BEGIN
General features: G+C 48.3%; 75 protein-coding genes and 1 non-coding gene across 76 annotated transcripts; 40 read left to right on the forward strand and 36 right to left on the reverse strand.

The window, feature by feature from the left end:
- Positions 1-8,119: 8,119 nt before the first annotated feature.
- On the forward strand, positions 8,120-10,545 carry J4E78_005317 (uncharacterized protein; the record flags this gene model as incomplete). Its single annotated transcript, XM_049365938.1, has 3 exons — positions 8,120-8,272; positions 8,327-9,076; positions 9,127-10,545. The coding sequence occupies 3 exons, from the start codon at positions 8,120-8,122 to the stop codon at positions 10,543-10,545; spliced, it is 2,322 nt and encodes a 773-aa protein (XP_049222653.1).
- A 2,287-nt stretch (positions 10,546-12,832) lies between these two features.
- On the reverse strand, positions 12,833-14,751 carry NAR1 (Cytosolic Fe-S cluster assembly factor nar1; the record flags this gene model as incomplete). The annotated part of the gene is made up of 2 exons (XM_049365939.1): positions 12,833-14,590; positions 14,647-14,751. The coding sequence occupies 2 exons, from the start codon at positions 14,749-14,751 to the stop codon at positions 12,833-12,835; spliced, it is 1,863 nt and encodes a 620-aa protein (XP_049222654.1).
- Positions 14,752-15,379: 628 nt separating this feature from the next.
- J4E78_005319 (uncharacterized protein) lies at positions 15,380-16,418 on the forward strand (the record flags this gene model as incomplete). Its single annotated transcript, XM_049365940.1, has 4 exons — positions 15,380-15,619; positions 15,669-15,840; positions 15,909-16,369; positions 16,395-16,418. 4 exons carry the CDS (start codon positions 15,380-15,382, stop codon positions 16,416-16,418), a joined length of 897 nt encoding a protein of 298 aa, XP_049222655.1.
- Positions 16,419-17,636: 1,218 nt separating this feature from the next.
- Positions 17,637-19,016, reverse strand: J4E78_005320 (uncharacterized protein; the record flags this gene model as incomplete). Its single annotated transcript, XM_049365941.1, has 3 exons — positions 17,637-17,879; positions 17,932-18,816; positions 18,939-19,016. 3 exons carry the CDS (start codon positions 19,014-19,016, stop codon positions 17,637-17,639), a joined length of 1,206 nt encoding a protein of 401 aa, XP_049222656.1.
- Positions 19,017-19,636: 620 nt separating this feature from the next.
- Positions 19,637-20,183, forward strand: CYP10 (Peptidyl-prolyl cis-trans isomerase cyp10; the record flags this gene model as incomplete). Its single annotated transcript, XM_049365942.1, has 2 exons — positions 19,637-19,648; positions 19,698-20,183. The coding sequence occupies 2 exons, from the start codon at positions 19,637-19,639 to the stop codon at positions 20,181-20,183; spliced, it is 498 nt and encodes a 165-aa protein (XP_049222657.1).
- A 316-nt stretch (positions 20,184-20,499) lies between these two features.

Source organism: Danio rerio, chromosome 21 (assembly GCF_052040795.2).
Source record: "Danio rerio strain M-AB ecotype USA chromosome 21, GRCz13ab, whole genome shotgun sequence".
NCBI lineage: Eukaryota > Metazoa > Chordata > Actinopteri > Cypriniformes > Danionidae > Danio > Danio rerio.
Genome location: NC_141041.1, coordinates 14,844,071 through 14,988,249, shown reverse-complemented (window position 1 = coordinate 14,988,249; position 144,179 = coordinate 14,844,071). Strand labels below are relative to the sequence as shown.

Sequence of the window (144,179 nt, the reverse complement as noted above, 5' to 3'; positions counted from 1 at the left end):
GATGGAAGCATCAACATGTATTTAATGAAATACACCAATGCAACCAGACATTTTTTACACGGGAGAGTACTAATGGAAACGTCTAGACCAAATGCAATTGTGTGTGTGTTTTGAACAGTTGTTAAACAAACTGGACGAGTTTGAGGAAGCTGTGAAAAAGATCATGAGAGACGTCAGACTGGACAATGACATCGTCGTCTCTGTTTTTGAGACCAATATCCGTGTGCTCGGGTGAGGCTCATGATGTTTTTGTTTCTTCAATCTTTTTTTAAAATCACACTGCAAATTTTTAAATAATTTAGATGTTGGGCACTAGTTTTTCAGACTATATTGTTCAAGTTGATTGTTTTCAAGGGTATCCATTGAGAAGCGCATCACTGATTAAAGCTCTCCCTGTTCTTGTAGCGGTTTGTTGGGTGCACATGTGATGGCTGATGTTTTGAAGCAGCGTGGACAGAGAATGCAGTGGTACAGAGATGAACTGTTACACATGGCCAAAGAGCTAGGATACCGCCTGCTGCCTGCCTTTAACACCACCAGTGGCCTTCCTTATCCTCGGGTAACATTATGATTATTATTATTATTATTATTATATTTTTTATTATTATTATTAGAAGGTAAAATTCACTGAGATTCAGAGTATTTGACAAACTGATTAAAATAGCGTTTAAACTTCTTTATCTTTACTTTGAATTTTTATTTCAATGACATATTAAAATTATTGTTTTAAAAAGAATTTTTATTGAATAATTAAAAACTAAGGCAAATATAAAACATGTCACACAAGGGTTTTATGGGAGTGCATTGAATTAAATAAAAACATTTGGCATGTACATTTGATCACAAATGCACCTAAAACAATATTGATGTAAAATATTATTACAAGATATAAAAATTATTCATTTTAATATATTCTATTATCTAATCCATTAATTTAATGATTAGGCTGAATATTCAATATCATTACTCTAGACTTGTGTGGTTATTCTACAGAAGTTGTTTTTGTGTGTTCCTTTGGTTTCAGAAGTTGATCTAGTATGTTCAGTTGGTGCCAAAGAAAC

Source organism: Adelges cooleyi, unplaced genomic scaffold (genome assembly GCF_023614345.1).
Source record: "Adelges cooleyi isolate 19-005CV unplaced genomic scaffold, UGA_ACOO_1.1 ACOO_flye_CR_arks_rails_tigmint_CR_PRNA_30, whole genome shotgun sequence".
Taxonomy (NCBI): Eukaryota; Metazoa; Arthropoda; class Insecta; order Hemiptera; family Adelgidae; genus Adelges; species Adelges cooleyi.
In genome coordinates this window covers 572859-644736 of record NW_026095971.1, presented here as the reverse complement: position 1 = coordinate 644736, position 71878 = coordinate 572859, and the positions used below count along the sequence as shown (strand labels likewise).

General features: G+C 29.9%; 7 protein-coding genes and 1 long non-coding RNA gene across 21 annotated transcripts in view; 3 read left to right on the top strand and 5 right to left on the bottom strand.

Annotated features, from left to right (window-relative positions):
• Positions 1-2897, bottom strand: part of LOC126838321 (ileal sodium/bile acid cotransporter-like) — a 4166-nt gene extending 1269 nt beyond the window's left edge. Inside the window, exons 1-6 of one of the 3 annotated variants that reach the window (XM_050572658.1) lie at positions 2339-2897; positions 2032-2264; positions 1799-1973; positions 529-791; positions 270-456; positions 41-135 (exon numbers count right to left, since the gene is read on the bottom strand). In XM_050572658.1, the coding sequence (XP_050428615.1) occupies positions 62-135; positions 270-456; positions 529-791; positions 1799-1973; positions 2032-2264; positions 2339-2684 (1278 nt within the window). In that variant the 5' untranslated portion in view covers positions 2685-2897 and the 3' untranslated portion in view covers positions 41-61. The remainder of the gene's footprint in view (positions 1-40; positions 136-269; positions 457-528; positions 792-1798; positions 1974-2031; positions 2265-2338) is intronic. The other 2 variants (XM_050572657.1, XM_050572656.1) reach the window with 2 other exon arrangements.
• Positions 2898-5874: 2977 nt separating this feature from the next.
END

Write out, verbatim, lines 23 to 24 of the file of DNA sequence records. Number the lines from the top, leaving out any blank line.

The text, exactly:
In genome coordinates this window covers 572859-644736 of record NW_026095971.1, presented here as the reverse complement: position 1 = coordinate 644736, position 71878 = coordinate 572859, and the positions used below count along the sequence as shown (strand labels likewise).

General features: G+C 29.9%; 7 protein-coding genes and 1 long non-coding RNA gene across 21 annotated transcripts in view; 3 read left to right on the top strand and 5 right to left on the bottom strand.